SDSS BOSS Plate 6192

Thanks to the fine carpenters at the Academy, we now have our Sloan Digital Sky Survey (SDSS) plate mounted and hanging on my classroom wall. It has been encased in a wooden box filled with ornamental lights, giving it that astronomical view.

SDSS BOSS Plate 6192

The SDSS Plate in its display case. Note the markings which help astronomers identify the various targets.

Information on the plate itself is rather interesting. This is a plate for the Baryon Oscillation Spectroscopic Survey (BOSS) which has the goal of mapping baryon acoustic oscillations signatures by looking at the spectra of some 1.5 million luminous red galaxies. The survey will help astronomers to place limits on the universe’s expansion rate, and more! The plate here was used to hold optical fibers on the SDSS telescope’s focal plane so that each fiber, attached to a hole on the plate, captures light from just one galaxy. That light is then funneled down the fiber optic path to a spectrograph.




The plate has a bunch of markings on it to help astronomers with the data collection process. Fiber optic bundles are grouped together such than each bundle gets a section of the plate bounded by a black border. Blue circles around the openings correspond to the galaxies locations for which spectra are being collected. The black circles around the holes correspond to guide star locations in the field.

The SDSS plate illuminated.

The SDSS plate illuminated.


This is the SDSS field of view for this specific plate. Click on this image to go to the SDSS Navigate tool and have a look around!

SDSS BOSS Plate 6192/56269
Observed on MJD 56269 (8-December-2012)
Plate center: RA = 7.98654794692993, dec = 16.3795967102051
SDSS BOSS Plate 6192
SDSS BOSS Plate 6192’s field of view as seen by the SDSS
The SDSS then converts all the spectra to plots and measures their z (redshift) values, among other things. One spectra from the many on this plate is below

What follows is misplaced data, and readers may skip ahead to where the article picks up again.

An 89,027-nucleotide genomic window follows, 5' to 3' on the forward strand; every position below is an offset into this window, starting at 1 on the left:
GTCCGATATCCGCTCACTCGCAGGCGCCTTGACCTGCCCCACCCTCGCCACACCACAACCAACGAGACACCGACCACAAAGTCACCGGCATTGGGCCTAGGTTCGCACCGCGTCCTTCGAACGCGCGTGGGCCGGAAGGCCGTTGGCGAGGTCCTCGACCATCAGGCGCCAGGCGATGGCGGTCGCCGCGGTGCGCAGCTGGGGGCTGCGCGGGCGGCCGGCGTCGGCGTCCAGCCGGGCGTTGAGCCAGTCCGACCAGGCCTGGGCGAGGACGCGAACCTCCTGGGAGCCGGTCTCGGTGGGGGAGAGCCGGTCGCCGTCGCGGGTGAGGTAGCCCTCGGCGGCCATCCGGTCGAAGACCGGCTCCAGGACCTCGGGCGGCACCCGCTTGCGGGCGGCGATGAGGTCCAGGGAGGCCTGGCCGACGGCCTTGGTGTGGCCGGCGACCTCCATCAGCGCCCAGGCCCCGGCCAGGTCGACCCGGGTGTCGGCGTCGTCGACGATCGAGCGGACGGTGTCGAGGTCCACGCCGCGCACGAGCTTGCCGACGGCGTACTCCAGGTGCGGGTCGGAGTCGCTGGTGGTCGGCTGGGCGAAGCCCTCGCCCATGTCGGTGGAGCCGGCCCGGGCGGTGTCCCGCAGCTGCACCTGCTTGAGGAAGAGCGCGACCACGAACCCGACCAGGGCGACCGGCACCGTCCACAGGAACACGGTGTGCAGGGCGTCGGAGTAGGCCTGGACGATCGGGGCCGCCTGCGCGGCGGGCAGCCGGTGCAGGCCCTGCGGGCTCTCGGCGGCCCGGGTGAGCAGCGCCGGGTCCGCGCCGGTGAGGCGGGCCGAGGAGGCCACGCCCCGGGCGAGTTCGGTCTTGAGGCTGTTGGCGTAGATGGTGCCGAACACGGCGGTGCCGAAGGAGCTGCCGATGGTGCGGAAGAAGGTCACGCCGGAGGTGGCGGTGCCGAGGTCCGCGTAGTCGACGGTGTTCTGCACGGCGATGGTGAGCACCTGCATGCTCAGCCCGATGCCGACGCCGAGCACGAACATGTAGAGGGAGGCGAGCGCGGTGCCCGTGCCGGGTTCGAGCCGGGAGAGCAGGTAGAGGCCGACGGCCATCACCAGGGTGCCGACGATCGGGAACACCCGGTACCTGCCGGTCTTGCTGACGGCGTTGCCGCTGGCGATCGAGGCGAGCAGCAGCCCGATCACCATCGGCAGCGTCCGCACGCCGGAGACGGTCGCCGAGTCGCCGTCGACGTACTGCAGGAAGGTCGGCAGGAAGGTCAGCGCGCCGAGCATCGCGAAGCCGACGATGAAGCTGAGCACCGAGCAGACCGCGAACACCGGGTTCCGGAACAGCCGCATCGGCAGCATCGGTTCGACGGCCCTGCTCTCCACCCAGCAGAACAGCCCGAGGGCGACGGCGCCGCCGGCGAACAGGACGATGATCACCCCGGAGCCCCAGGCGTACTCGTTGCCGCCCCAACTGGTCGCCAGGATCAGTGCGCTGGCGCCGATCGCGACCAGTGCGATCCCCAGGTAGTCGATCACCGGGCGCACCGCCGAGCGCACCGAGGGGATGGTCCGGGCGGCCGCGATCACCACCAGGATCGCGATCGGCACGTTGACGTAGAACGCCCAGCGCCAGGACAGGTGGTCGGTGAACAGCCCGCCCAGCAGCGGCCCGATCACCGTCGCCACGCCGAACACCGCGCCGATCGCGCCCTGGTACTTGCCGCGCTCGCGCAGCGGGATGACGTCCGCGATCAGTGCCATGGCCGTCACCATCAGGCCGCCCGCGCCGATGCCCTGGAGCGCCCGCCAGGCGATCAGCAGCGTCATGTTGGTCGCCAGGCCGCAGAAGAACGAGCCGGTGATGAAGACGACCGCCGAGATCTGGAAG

10 February 2017 Penumbral Lunar Eclipse

Students and community members joined the crowd at the observatory on Friday night (10 February) to enjoy the penumbral lunar eclipse that was gracing our skies that evening. The moon made its way above the trees in the east by 6:15pm, a lovely full moon, so bright that it looked like floodlights had illuminated the soccer fields by the observatory. It was cold!  The thermometer hovered at 11°F and the wind was calm. As people gathered, there was a pulsing of people headed into the Chart House to stay warm, along with those coming back out to view the eclipse’s progress.

This was our first almost-clear evening in quite a while. The day before was the first “snow day” that the Academy had enjoyed in a long time! The new snowfall, well over 10″ deep, had ben plowed from the paths (THANK YOU to our facilities department!), allowing access to the Chart House and Kurtz Dome housing our 16″ SCT telescope. We also had a camera with zoom lens attached, and a pair of tripod-mounted binoculars for people to enjoy.

As predicted, clouds did start rolling in by 7:30pm. With the eclipse hitting maximum at 7:44pm, we had a good view of it before all was obscured. Two good photos below: One of the moon at maximum eclipse, and one of the moonlight causing a 22° ice halo and moondog. Both taken with a D810a and 300mm lens.